On July 28, 2023, the main Declaration of the Second Russia-Africa Summit was adopted, as well as three declarations on important issues of international development: on preventing an arms race in outer space; on cooperation in the field of ensuring international information security, and on strengthening cooperation in the fight against terrorism.

The preamble to the main declaration of the Summit states that it is based “on historically established and time-tested friendly ties between the Russian Federation and African states, mutual respect and trust, and traditions of joint struggle for the eradication of colonialism and the establishment of independence of African states.” In this context, it is appropriate to quote the words of Vladimir Putin, who, answering a question from journalists after the summit, said: “At some point in Soviet times, I remember this well, in our society (author’s note: more precisely, in part of society) there was an opinion that we were spending money in vain. Well, why are we spending money on Africa? Where is this Africa? We have many problems of our own. And now, when I communicate with our friends from Africa, I think with gratitude about those people who pursued such a friendly policy in Africa. They created a powerful foundation of strength, friendly relations with African countries, which... I don’t know if they themselves were counting on such a result or not (author’s note: I can’t speak for all my comrades, but those with whom I worked to strengthen ties between the Soviet Union and African countries for three decades, were confident). And this, of course, was done then, and our attempts to work in Africa today are being made in the interests, first of all, of Russia.”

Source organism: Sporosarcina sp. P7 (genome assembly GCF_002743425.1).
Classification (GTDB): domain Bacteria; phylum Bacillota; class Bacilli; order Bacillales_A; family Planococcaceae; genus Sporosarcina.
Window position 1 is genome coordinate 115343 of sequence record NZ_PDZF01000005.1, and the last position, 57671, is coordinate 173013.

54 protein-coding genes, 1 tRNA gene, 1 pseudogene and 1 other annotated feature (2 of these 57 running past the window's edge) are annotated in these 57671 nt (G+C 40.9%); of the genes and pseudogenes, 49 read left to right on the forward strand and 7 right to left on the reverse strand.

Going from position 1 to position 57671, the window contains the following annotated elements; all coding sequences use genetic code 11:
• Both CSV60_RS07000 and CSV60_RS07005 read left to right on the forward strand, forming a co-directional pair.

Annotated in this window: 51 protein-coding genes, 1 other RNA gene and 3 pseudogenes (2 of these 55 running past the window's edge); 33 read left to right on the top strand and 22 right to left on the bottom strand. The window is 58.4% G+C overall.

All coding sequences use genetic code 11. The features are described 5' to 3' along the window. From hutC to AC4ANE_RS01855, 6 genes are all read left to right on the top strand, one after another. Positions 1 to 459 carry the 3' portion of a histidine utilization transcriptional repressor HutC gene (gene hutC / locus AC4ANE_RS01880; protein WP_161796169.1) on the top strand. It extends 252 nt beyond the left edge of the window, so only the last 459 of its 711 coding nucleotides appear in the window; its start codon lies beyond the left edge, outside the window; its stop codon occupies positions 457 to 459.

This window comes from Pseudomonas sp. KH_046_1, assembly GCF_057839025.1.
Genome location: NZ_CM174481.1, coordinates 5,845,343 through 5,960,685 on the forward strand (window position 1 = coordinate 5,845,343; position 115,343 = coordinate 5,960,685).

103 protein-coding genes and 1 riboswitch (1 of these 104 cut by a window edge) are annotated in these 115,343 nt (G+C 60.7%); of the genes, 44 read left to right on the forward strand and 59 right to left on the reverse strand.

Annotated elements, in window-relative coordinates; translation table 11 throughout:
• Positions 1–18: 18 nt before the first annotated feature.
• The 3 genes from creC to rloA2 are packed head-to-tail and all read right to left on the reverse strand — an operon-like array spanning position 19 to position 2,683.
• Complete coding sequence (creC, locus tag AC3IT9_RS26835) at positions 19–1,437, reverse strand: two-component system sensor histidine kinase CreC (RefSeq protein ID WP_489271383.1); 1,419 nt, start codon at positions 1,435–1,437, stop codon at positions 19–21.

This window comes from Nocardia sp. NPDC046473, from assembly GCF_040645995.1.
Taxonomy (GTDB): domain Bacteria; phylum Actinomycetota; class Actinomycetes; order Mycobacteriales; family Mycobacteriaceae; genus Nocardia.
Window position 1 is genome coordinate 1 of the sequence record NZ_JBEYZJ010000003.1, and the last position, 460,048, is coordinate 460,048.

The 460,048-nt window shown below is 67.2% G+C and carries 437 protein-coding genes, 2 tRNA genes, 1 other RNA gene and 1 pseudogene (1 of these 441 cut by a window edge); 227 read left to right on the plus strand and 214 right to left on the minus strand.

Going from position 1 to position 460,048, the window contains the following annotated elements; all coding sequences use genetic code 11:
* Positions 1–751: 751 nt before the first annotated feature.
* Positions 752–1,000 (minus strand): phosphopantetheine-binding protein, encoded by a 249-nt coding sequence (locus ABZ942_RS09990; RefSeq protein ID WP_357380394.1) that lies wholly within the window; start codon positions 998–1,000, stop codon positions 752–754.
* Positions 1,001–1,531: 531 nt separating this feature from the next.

Another provision in the preamble deserves special attention: opposition to aggressive nationalism, neo-Nazism and neo-fascism, Afrophobia, Russophobia, and all forms of racism.

This declaration further contains 74 points suggesting the development of cooperation in various fields: political and legal, trade and economic, environmental and climate protection, scientific and technological, humanitarian, cultural, sports, youth and information cooperation and cooperation in the field of education and health care. It is fundamentally important, however, that it not only outlines specific proposals for cooperation in these areas, but also develops a partnership mechanism.

The Russia-Africa Partnership Forum was named the system-forming element of multilateral Russian-African cooperation that implements the decisions of the summit. In addition to the existing formats of dialogue with the current, previous and future chairs of the African Union, it is planned to hold annual political consultations between the Minister of Foreign Affairs of the Russian Federation and the Chair of the African Union Commission, as well as between the ministers of foreign affairs of the Russian Federation, African states and African Union Commission.